Secure Shell (SSH) is a cryptographic network protocol used for secure connection between a client and a server and supports various authentication mechanisms. The two most popular mechanisms are passwords based authentication and public key based authentication.
To set up a passwordless SSH login in Linux all you need to do is to generate a public authentication key and append it to the remote hosts
Generate an SSH Keypair
Before generating a new SSH keypair, you should check if there is an existing one. You may already have an SSH key to use with Git repo such as GitHub.
ls -al ~/.ssh/*.pub
If you see
No such file or directory or
no matches found it means that you do not have an SSH key and you can proceed with the next step and generate a new one.
The following command will generate a new 4096 bits SSH key pair with your email address as a comment:
ssh-keygen -t rsa -b 4096 -C "email@example.com"
Press Enter to accept the default file location and file name:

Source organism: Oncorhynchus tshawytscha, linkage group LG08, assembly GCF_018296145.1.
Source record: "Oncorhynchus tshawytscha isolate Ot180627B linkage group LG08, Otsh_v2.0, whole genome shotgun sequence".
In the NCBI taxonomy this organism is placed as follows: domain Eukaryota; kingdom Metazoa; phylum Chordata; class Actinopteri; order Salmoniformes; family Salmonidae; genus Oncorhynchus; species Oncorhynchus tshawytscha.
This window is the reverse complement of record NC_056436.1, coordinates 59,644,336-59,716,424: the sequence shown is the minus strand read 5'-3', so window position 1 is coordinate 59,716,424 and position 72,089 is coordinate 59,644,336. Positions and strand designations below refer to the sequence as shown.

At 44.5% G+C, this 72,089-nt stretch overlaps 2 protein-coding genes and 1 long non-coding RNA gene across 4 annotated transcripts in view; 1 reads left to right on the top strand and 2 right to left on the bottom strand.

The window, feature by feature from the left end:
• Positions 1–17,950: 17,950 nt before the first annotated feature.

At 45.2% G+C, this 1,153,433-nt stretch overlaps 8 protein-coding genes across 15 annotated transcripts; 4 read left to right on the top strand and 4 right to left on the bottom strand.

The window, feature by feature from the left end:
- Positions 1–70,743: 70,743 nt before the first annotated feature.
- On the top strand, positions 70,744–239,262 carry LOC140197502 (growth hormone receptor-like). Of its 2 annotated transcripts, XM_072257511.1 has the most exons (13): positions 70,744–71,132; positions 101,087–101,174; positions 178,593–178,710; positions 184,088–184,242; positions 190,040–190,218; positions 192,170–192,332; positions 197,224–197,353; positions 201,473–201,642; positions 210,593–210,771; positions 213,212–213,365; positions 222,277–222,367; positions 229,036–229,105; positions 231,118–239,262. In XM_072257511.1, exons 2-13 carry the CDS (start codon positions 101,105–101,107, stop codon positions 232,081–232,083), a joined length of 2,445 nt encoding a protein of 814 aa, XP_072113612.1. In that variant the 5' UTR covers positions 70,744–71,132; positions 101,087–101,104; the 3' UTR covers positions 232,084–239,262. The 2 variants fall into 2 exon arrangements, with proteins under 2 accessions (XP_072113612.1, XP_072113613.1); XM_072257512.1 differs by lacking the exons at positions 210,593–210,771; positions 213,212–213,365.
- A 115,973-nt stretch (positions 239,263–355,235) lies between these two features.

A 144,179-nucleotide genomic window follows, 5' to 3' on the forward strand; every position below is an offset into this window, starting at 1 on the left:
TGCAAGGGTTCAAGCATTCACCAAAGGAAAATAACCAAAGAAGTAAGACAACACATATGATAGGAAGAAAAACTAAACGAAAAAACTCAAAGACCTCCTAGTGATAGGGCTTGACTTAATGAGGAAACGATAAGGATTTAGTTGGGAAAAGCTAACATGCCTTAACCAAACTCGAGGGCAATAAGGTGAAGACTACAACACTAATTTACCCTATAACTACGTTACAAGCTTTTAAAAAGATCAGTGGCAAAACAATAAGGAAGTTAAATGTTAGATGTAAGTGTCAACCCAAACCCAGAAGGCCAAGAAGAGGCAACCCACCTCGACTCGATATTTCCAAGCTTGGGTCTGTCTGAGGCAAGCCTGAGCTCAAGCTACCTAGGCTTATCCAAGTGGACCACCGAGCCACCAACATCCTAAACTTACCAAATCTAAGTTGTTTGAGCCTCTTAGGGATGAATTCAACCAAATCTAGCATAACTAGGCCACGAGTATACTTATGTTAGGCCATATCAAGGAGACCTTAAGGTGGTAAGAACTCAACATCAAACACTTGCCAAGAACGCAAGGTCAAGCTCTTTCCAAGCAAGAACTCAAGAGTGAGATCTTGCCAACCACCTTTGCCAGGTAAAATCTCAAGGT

Enter file in which to save the key (/home/yourusername/.ssh/id_rsa):
ssh-keygen tool will ask you to type a secure passphrase. In most cases, developers and system administrators use SSH without a passphrase because they are useful for fully automated processes. If you choose to use passphrase you will get an extra layer of security. If you don’t want to use passphrase just press
Enter passphrase (empty for no passphrase):
To be sure that the SSH keys are generated you can list your new private and public keys with:
ls ~/.ssh/id_* /home/yourusername/.ssh/id_rsa /home/yourusername/.ssh/id_rsa.pub
Copy the Public Key to Remote Host
The easiest way to copy your public key to your server is to use a command called
ssh-copy-id. On your local machine terminal type:
You will be prompted to enter the remote_username password. Once the user is authenticated, the public key will be appended to the remote user
authorized_keys file and connection will be closed.
If by some reason the
ssh-copy-id utility is not available on your local computer you can use the following command to copy the public key:
cat ~/.ssh/id_rsa.pub | ssh remote_username@server_ip_address "mkdir -p ~/.ssh && chmod 700 ~/.ssh && cat >> ~/.ssh/authorized_keys && chmod 600 ~/.ssh/authorized_keys"
After completing the steps above you should be able log in to the remote server without being prompted for a password.
To test it just try to login to your server via SSH:
If everything went well, you will be logged in immediately.